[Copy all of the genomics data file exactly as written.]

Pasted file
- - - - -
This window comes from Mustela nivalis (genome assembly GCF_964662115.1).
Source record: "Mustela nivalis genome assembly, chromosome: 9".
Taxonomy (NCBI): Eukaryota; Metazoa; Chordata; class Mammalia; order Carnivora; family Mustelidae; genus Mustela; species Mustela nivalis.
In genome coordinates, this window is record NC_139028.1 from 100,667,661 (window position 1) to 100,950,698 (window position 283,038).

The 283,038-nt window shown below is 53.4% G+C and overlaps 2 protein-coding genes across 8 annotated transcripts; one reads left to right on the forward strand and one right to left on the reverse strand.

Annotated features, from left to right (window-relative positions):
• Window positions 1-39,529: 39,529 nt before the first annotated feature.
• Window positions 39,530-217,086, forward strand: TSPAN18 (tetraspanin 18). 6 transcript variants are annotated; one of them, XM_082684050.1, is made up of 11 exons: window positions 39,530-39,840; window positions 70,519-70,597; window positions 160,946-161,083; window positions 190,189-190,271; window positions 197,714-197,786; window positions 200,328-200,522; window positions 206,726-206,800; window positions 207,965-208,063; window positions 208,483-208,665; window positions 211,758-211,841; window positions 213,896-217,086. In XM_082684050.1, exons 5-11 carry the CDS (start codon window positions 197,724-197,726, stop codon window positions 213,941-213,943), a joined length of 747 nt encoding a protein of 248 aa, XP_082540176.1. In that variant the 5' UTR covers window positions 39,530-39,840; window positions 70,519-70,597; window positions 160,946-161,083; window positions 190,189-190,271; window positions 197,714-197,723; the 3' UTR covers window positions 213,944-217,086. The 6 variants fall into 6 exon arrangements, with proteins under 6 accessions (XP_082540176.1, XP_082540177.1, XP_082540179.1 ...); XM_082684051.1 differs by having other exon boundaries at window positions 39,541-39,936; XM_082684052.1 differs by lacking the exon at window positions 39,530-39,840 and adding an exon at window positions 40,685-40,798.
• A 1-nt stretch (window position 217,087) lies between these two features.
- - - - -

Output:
This window comes from Mustela nivalis (genome assembly GCF_964662115.1).
Source record: "Mustela nivalis genome assembly, chromosome: 9".
Taxonomy (NCBI): Eukaryota; Metazoa; Chordata; class Mammalia; order Carnivora; family Mustelidae; genus Mustela; species Mustela nivalis.
In genome coordinates, this window is record NC_139028.1 from 100,667,661 (window position 1) to 100,950,698 (window position 283,038).

The 283,038-nt window shown below is 53.4% G+C and overlaps 2 protein-coding genes across 8 annotated transcripts; one reads left to right on the forward strand and one right to left on the reverse strand.

Annotated features, from left to right (window-relative positions):
• Window positions 1-39,529: 39,529 nt before the first annotated feature.
• Window positions 39,530-217,086, forward strand: TSPAN18 (tetraspanin 18). 6 transcript variants are annotated; one of them, XM_082684050.1, is made up of 11 exons: window positions 39,530-39,840; window positions 70,519-70,597; window positions 160,946-161,083; window positions 190,189-190,271; window positions 197,714-197,786; window positions 200,328-200,522; window positions 206,726-206,800; window positions 207,965-208,063; window positions 208,483-208,665; window positions 211,758-211,841; window positions 213,896-217,086. In XM_082684050.1, exons 5-11 carry the CDS (start codon window positions 197,724-197,726, stop codon window positions 213,941-213,943), a joined length of 747 nt encoding a protein of 248 aa, XP_082540176.1. In that variant the 5' UTR covers window positions 39,530-39,840; window positions 70,519-70,597; window positions 160,946-161,083; window positions 190,189-190,271; window positions 197,714-197,723; the 3' UTR covers window positions 213,944-217,086. The 6 variants fall into 6 exon arrangements, with proteins under 6 accessions (XP_082540176.1, XP_082540177.1, XP_082540179.1 ...); XM_082684051.1 differs by having other exon boundaries at window positions 39,541-39,936; XM_082684052.1 differs by lacking the exon at window positions 39,530-39,840 and adding an exon at window positions 40,685-40,798.
• A 1-nt stretch (window position 217,087) lies between these two features.